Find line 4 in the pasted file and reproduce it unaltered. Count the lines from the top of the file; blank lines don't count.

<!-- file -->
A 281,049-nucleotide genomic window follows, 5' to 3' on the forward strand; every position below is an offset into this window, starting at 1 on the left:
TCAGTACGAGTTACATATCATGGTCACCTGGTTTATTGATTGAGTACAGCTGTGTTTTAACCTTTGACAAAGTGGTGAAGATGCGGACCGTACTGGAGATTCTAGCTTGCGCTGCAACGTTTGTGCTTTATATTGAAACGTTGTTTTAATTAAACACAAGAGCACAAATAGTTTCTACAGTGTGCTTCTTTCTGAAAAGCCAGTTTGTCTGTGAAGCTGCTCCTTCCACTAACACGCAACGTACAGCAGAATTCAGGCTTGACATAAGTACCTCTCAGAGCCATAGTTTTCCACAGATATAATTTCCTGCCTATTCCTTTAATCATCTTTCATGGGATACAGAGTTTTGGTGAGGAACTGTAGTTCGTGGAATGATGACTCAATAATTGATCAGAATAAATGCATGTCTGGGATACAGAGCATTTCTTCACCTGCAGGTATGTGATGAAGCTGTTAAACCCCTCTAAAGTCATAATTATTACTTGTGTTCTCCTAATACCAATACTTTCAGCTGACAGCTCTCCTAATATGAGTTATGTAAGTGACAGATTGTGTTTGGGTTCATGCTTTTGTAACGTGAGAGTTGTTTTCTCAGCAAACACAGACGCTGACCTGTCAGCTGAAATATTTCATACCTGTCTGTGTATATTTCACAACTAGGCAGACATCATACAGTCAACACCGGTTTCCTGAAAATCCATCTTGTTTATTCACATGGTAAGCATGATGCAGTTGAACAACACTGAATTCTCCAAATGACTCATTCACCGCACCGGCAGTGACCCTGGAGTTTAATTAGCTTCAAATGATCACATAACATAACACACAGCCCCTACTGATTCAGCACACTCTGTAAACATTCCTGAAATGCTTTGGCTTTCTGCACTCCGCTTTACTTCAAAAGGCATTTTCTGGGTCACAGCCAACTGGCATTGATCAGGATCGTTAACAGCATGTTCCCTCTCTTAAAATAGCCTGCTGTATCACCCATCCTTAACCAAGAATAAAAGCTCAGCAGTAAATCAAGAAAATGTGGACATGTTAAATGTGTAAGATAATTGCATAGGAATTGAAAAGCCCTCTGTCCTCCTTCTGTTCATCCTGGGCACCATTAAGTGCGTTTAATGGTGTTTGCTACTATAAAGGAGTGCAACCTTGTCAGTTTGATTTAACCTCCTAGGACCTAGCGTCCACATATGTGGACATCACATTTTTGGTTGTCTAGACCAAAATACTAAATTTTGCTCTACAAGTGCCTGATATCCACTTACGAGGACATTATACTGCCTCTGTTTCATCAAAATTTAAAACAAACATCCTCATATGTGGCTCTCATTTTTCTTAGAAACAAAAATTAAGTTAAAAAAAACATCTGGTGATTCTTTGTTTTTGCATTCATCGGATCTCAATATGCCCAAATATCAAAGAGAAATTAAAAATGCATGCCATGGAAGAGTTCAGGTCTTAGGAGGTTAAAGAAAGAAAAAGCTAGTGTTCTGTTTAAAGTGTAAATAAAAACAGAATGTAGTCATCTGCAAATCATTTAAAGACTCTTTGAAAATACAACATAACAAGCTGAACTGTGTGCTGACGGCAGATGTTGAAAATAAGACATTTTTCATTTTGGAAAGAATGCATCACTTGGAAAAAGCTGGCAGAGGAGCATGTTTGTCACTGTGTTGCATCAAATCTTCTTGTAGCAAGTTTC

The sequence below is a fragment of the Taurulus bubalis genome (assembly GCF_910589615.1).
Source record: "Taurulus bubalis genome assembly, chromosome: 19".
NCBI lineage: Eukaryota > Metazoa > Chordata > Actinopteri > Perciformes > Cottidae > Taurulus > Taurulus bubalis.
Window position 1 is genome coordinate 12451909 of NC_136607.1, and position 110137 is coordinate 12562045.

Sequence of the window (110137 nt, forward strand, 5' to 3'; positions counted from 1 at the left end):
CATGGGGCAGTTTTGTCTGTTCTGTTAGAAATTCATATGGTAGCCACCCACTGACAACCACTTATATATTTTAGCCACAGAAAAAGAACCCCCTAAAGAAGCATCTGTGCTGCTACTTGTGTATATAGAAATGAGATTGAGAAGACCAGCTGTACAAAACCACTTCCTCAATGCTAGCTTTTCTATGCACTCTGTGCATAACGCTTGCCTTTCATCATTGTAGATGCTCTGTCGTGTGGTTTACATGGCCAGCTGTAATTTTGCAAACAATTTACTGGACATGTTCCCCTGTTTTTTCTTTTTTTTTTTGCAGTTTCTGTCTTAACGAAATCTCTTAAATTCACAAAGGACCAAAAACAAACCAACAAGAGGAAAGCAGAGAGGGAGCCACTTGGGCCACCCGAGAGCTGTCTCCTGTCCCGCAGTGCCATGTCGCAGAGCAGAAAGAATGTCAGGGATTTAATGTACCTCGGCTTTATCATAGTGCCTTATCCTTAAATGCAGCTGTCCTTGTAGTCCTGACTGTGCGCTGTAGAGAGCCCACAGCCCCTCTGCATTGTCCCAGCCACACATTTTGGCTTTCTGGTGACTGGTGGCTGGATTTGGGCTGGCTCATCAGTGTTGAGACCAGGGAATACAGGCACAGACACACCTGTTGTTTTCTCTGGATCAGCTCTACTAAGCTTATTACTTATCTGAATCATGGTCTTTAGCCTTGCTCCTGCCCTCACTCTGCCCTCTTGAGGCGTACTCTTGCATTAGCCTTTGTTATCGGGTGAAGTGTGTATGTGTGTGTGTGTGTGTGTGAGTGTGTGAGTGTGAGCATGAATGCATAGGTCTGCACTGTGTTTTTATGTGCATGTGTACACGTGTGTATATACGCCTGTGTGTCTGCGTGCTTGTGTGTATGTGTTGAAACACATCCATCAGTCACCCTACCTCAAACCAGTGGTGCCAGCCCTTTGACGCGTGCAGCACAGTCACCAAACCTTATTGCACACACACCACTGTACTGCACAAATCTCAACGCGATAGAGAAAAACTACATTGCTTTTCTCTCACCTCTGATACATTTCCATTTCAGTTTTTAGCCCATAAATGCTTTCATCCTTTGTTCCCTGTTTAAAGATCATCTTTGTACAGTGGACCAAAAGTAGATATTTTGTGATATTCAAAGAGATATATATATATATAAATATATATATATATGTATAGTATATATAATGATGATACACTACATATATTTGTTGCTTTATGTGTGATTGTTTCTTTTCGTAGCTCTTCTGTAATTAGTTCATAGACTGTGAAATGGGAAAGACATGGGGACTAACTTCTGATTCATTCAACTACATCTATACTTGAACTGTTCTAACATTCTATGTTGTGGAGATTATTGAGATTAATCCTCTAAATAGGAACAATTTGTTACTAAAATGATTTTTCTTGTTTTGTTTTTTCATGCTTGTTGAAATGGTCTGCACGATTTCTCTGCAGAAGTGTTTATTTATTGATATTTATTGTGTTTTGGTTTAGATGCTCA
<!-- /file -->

Source record: "Taurulus bubalis genome assembly, chromosome: 19".